This accidental and tentative nature of the birth of Mono-ha was still on the artists’ minds some 25 years later when Kishio Suga noted during a round–table discussion, “I wonder if Sekine could even figure out the ultimate consequences of what he had done. Having started from [optical] trickery, he ended up in a completely different direction. I guess that he himself was astonished. But in some sense, such a feeling contains elements that are very useful.”
Simon Groom, who helped mount the first UK exhibition on Mono-ha at Kettle’s Yard, University of Cambridge, ten years ago, nails it when he writes, “In its simple displacement of earth, Phase-Mother Earth replaced the idea of the artist as creator, constructing images that reflected a pre-existing idea, in favour of the ground zero of art itself: the materials and the viewer’s experience of them.”
Many of the works presented by Mono-ha were never intended, or were perhaps too unwieldy, to be collected, conserved and re-exhibited as originals (Phase-Mother Earth for example). Also, much of Mono-ha work was installed and exhibited out of doors. Photographs taken at the time are all that remain to us of outdoor installations and in that role they are an important if humble part of the Gladstone show.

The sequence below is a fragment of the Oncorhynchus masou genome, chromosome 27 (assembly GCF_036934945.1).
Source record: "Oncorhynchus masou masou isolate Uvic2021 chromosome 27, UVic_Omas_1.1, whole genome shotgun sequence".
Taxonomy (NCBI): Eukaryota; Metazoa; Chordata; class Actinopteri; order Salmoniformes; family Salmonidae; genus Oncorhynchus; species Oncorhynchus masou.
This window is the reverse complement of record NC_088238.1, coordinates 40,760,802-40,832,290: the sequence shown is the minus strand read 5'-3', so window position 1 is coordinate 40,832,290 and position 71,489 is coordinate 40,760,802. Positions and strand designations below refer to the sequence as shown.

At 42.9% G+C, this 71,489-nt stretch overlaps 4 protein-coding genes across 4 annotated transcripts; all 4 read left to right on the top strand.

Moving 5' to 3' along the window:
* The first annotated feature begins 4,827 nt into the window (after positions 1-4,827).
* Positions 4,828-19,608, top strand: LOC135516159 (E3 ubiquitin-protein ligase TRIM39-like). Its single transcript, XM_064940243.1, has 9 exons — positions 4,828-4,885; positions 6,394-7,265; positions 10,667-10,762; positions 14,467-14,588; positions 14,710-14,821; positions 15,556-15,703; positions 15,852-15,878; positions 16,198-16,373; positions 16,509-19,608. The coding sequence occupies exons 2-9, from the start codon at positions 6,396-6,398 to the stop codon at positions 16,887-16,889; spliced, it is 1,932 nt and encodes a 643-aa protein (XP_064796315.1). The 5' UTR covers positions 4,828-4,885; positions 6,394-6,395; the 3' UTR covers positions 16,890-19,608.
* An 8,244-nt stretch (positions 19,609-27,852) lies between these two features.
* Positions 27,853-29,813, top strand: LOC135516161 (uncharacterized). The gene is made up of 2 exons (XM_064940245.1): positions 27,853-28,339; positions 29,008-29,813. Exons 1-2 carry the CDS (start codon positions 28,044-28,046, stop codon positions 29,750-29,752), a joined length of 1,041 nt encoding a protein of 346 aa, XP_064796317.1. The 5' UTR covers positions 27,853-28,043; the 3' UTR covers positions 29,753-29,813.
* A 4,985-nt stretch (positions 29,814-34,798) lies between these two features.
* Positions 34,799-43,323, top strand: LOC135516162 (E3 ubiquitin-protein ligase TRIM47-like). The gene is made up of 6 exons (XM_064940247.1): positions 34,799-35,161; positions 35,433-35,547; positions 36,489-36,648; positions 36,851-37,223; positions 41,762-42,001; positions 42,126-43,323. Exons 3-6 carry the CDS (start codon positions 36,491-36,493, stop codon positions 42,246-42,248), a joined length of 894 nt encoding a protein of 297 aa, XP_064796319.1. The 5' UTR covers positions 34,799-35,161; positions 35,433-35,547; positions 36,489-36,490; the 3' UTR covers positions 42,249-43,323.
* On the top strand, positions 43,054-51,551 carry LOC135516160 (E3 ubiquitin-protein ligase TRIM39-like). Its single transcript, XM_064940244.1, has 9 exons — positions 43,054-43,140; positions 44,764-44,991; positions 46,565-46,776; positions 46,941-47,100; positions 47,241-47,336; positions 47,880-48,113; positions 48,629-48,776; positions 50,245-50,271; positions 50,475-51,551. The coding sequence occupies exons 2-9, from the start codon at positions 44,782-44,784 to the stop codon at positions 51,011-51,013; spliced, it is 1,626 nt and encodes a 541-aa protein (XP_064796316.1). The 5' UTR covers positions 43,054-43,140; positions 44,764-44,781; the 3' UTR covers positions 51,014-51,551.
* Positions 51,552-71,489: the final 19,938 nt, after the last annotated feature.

Now, for a New York gallery, city space constraints limited what the curators could do outside the gallery walls. So while Blum & Poe, with their ample outdoor LA space, could recreate and install many works outside gallery confines, the Gladstone show takes place exclusively indoors and off the streets. This limitation is actually one of the joys of the show: Mono-ha works are nothing if not radically receptive to their physical site, and they charge the gallery space they inhabit in uncanny way. In some instances – Suga’s Parallel Strata, Sekine’s Phase-Sponge, and Jiro Takamatsu’s Light and Shadow – they look like they were conceived specifically for the Gladstone space.
The show takes over all three stories of the building. The opening gallery presents Katsuro Yoshida’s Cut-off, a hulking steel pipe stuffed with cotton. Vintage silkscreens by Yoshida are also presented which depict city streets where everyday objects like trash cans are isolated (cut-off) in order to bring them into relief and into mind. “I want to come into contact with the unadorned,” Yoshida said at the time, “[the works] have to be open, that is, true to reality and yet indicate or convey what exists beyond the ordinary.”